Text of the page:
A group of Taiwanese fishermen saved 68 unborn baby sharks by removing them from the wombs of their dead mothers.
The Daily Mail reports that two pregnant tiger sharks were caught in fishing nets in Changbin Township, Taiwan, on back-to-back days. Fishermen there quickly noticed that the sharks were pregnant and managed to slice open their wombs and remove 75 baby tiger sharks.
The pups were sent to the Eastern Marine Biology Research Center, where they were kept under observation.
Unfortunately, 7 of the pups died, as they had not yet come to full term inside their mother's womb. However, 68 of the baby pups did survive and are reportedly swimming in a pool, eating squid and prawns.
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According to National Geographic, tiger sharks are a carnivorous type of fish that can live up to 50 years and weigh anywhere from 850 to 1,400 pounds.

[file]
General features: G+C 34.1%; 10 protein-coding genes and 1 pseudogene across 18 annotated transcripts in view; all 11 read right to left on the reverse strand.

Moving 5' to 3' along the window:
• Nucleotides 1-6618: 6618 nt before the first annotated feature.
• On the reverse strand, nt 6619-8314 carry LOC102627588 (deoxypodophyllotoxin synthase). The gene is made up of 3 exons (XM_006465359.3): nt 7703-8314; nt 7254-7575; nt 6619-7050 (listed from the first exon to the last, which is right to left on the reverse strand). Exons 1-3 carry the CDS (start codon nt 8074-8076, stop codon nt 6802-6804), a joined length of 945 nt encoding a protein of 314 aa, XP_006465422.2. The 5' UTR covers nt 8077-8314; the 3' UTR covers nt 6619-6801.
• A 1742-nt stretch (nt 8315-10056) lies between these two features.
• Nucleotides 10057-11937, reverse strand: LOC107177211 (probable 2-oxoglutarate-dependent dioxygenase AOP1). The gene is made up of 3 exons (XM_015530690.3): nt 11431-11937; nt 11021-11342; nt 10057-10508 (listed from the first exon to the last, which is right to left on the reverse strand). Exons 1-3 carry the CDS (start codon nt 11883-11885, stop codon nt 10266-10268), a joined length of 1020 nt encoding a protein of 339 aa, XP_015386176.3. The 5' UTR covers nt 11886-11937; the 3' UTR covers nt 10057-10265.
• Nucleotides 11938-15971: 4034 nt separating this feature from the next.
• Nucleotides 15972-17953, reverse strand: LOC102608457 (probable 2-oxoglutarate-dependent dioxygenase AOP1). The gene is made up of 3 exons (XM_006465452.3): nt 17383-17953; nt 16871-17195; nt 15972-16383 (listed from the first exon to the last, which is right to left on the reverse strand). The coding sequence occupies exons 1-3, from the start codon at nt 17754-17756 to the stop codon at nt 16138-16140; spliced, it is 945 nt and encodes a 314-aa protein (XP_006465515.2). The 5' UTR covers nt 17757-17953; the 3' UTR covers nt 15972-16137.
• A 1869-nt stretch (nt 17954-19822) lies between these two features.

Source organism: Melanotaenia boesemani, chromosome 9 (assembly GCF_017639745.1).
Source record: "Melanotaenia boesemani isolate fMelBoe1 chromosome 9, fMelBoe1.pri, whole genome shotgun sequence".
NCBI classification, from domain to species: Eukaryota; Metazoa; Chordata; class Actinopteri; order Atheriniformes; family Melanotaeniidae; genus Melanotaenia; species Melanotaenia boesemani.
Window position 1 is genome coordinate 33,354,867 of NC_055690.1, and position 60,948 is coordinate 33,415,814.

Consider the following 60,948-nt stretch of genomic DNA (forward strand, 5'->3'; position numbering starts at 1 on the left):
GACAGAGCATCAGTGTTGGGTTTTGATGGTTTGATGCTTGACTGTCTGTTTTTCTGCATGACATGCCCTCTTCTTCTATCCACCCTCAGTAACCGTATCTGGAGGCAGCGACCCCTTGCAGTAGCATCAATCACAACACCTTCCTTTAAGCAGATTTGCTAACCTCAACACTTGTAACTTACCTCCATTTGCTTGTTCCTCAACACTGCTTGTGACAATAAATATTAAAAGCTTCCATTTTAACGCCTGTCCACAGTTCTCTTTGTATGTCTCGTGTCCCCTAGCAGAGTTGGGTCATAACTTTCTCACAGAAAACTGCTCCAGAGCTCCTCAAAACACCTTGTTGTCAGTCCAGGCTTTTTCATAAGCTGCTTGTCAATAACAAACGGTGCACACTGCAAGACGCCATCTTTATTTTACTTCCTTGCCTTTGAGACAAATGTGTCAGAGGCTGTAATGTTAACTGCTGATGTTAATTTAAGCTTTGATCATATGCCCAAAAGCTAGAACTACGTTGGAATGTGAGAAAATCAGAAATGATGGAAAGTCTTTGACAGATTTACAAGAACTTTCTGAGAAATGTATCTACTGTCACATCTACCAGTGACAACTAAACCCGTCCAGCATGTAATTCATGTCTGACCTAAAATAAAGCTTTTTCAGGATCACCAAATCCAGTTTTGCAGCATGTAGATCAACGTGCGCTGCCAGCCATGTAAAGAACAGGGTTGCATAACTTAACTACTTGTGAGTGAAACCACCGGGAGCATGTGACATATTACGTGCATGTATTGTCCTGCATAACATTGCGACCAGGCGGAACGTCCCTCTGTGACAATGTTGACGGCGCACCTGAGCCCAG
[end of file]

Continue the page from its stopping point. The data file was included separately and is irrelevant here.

Tiger sharks are popular in both tropical and sub-tropical waters and are heavily harvested for their fins, skin, and flesh. They have extremely low repopulation rates and are therefore highly susceptible to fishing pressure.
It is currently birthing season for tiger sharks, which means they swim closer to the shore, putting them more at risk of getting caught up in fishing nets.
Baby tiger sharks are around three feet at birth, and completely independent from their parents.